Regional Award Winner KDC 2006-07
The remodel of a 1980's home in the Kansas City suburb of Olathe includes a large open kitchen where guests enjoy the casual, stately ambiance of a traditional Irish pub.
From 80-person events related to the Irish exchange program they participate in, to intimate family gatherings, this Irish clan made the most of their first floor remodel by opening the kitchen to the pool, and blending it into their adjacent living space. The kitchen is now more convenient to the backyard where parties often overflow at this traditional home in the Kansas City suburb of Olathe. By flipping the former living room and kitchen, kitchen designer Cherie Brown was able to make the new space larger, and merge it with soft seating in the media room. Guests using the backyard and pool no longer endure an awkward hike through the home to get to refreshments or visit with indoor guests in the living room and where they do tread, durable slate flooring in earthy greens and browns stands up to foot traffic. The iconic Irish pub, plus detailing on an heirloom wooden organ from Ireland became the detail inspiration for this comfortable, relaxed space. Classic paneled cabinetry, cove moulding, and a copper exhaust hood with wood trim add cozy appeal, and the full-size Sub-Zero integrated refrigerator and Sub-Zero integrated freezer are deftly hidden inside a freestanding armoire crafted of Tiger maple, walnut and mahogany. Two Sub-Zero wine refrigerators are also tucked away inside a separate mahogany furniture piece to minimize the kitchen identity and maximize the illusion of an old Irish tavern.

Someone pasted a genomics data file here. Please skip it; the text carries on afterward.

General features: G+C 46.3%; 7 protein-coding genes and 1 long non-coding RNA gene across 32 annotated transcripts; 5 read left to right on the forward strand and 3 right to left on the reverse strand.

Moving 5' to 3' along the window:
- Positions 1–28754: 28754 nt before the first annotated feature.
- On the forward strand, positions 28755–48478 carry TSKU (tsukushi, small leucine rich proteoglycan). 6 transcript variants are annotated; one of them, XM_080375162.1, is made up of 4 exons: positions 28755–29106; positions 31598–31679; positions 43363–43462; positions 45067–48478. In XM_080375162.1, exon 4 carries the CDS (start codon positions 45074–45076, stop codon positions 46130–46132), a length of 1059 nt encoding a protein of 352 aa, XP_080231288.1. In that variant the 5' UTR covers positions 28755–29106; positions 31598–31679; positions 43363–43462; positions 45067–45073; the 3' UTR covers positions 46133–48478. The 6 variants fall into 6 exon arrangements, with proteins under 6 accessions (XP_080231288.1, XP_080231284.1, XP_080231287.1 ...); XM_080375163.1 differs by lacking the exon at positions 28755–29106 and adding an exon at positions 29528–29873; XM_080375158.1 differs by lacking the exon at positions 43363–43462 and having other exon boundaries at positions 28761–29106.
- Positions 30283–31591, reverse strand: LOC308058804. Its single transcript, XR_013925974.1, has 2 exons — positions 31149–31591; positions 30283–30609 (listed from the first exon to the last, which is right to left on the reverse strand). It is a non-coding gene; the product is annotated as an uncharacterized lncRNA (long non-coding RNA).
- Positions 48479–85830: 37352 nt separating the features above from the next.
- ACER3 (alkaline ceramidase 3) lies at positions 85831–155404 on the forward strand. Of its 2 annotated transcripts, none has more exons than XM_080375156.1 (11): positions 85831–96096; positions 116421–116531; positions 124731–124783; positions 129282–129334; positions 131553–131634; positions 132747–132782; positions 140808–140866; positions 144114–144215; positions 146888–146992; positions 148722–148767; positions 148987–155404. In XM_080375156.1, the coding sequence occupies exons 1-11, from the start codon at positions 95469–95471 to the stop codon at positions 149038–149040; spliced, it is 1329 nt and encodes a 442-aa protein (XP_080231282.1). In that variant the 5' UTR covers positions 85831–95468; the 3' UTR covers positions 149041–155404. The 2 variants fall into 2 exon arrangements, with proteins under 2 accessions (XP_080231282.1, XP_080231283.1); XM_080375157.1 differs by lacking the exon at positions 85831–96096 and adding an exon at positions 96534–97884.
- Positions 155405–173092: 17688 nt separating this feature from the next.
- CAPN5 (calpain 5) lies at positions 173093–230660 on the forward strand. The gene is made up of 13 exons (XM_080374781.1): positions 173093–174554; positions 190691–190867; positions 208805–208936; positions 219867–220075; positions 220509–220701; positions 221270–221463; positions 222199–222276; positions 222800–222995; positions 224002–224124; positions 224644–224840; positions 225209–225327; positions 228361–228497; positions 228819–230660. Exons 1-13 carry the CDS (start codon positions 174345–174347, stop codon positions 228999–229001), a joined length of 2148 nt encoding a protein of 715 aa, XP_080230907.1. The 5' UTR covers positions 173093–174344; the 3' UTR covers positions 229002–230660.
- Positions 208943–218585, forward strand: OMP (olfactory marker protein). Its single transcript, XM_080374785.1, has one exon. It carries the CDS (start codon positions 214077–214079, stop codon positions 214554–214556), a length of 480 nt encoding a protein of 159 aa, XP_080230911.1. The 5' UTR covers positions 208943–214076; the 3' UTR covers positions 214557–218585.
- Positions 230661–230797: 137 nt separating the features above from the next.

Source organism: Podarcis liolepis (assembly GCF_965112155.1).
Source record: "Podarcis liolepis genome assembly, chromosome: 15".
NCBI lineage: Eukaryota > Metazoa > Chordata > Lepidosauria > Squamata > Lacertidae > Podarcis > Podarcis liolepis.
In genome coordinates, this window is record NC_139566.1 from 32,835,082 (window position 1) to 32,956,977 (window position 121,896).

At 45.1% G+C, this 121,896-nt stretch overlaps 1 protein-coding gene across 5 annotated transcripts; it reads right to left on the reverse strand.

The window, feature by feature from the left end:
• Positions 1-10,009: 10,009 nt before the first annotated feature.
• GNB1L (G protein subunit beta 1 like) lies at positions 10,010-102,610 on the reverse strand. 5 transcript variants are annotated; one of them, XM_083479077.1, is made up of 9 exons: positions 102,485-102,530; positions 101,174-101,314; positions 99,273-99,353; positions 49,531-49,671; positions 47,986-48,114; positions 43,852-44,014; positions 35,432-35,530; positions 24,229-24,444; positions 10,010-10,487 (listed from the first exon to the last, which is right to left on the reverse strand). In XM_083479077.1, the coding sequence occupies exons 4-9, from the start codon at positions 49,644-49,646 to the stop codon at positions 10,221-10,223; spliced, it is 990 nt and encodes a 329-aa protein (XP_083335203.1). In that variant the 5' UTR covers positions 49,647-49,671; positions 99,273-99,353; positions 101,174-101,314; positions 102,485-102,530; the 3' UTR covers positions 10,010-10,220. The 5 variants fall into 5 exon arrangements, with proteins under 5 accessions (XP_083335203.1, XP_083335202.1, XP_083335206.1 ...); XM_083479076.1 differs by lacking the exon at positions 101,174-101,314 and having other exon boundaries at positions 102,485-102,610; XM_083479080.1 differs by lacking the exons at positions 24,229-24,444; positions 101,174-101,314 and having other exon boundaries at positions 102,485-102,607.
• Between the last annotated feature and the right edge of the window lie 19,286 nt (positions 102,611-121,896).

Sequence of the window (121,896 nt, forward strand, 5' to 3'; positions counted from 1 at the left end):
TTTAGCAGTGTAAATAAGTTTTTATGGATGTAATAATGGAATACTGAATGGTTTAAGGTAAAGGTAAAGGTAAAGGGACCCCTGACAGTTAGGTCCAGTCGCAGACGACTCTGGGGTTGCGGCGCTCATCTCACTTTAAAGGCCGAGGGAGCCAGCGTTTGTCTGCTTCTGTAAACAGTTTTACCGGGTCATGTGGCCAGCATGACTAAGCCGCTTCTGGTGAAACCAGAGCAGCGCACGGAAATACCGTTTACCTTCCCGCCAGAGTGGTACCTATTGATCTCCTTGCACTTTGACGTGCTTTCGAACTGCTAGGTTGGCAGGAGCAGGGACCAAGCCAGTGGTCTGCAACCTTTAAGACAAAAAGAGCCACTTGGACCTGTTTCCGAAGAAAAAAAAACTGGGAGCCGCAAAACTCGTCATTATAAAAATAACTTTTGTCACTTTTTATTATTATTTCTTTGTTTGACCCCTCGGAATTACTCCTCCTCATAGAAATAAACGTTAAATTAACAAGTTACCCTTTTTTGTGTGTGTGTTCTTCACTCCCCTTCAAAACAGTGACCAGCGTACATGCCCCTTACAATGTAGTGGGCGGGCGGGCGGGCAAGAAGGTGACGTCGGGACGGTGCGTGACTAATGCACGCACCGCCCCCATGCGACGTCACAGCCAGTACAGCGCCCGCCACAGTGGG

Handmade details include glass pendant light shades and hearth tiles inspired by Celtic knots and the lavish illuminations of the Irish manuscript of the gospel, The Book of Kells. The Wolf 36-inch range appeals to the couple's creativity, its French Top allowing them to move pans around the heat at will. On New Year's Eve the family celebration
centered around the pizza oven, ingredients spread out on the island where everyone customized their own pies. "The kitchen has become their living room," says Brown. "Both figuratively and literally."
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